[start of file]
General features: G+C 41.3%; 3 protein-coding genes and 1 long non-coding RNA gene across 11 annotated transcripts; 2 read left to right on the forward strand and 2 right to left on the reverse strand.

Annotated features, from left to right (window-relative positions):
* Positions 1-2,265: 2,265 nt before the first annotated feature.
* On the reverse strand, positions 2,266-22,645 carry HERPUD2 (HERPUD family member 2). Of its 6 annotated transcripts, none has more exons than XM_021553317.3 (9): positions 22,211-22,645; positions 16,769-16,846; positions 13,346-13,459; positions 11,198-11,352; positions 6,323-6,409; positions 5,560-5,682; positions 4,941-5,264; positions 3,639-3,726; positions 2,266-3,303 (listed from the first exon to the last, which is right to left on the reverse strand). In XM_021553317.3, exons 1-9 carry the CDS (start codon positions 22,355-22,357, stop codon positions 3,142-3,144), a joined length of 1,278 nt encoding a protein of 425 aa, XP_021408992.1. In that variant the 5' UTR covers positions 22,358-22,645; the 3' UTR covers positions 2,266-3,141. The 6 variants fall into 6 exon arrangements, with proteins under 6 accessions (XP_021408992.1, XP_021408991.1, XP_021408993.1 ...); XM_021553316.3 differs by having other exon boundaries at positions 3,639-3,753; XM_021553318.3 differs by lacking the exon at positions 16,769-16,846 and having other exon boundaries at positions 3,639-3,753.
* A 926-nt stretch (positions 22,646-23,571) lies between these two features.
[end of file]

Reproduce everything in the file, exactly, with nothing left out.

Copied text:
General features: G+C 41.3%; 3 protein-coding genes and 1 long non-coding RNA gene across 11 annotated transcripts; 2 read left to right on the forward strand and 2 right to left on the reverse strand.

Annotated features, from left to right (window-relative positions):
* Positions 1-2,265: 2,265 nt before the first annotated feature.
* On the reverse strand, positions 2,266-22,645 carry HERPUD2 (HERPUD family member 2). Of its 6 annotated transcripts, none has more exons than XM_021553317.3 (9): positions 22,211-22,645; positions 16,769-16,846; positions 13,346-13,459; positions 11,198-11,352; positions 6,323-6,409; positions 5,560-5,682; positions 4,941-5,264; positions 3,639-3,726; positions 2,266-3,303 (listed from the first exon to the last, which is right to left on the reverse strand). In XM_021553317.3, exons 1-9 carry the CDS (start codon positions 22,355-22,357, stop codon positions 3,142-3,144), a joined length of 1,278 nt encoding a protein of 425 aa, XP_021408992.1. In that variant the 5' UTR covers positions 22,358-22,645; the 3' UTR covers positions 2,266-3,141. The 6 variants fall into 6 exon arrangements, with proteins under 6 accessions (XP_021408992.1, XP_021408991.1, XP_021408993.1 ...); XM_021553316.3 differs by having other exon boundaries at positions 3,639-3,753; XM_021553318.3 differs by lacking the exon at positions 16,769-16,846 and having other exon boundaries at positions 3,639-3,753.
* A 926-nt stretch (positions 22,646-23,571) lies between these two features.